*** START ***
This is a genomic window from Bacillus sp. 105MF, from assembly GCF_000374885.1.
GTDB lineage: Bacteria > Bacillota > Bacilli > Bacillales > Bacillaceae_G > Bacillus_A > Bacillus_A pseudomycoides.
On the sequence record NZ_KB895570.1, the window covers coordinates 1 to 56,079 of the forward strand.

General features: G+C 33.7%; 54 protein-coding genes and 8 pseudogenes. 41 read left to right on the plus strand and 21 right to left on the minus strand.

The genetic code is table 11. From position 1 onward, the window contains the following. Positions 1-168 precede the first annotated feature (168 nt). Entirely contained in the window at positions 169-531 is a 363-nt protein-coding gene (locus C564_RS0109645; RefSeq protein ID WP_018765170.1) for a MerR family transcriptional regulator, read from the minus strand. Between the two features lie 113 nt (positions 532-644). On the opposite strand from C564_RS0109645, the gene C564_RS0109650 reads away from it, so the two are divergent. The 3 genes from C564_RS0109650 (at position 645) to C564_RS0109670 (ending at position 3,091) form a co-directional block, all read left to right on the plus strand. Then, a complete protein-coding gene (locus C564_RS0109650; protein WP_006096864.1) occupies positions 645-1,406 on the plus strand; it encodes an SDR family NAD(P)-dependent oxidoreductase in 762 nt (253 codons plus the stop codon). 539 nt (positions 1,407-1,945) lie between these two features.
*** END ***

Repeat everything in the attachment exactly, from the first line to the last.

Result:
This is a genomic window from Bacillus sp. 105MF, from assembly GCF_000374885.1.
GTDB lineage: Bacteria > Bacillota > Bacilli > Bacillales > Bacillaceae_G > Bacillus_A > Bacillus_A pseudomycoides.
On the sequence record NZ_KB895570.1, the window covers coordinates 1 to 56,079 of the forward strand.

General features: G+C 33.7%; 54 protein-coding genes and 8 pseudogenes. 41 read left to right on the plus strand and 21 right to left on the minus strand.

The genetic code is table 11. From position 1 onward, the window contains the following. Positions 1-168 precede the first annotated feature (168 nt). Entirely contained in the window at positions 169-531 is a 363-nt protein-coding gene (locus C564_RS0109645; RefSeq protein ID WP_018765170.1) for a MerR family transcriptional regulator, read from the minus strand. Between the two features lie 113 nt (positions 532-644). On the opposite strand from C564_RS0109645, the gene C564_RS0109650 reads away from it, so the two are divergent. The 3 genes from C564_RS0109650 (at position 645) to C564_RS0109670 (ending at position 3,091) form a co-directional block, all read left to right on the plus strand. Then, a complete protein-coding gene (locus C564_RS0109650; protein WP_006096864.1) occupies positions 645-1,406 on the plus strand; it encodes an SDR family NAD(P)-dependent oxidoreductase in 762 nt (253 codons plus the stop codon). 539 nt (positions 1,407-1,945) lie between these two features.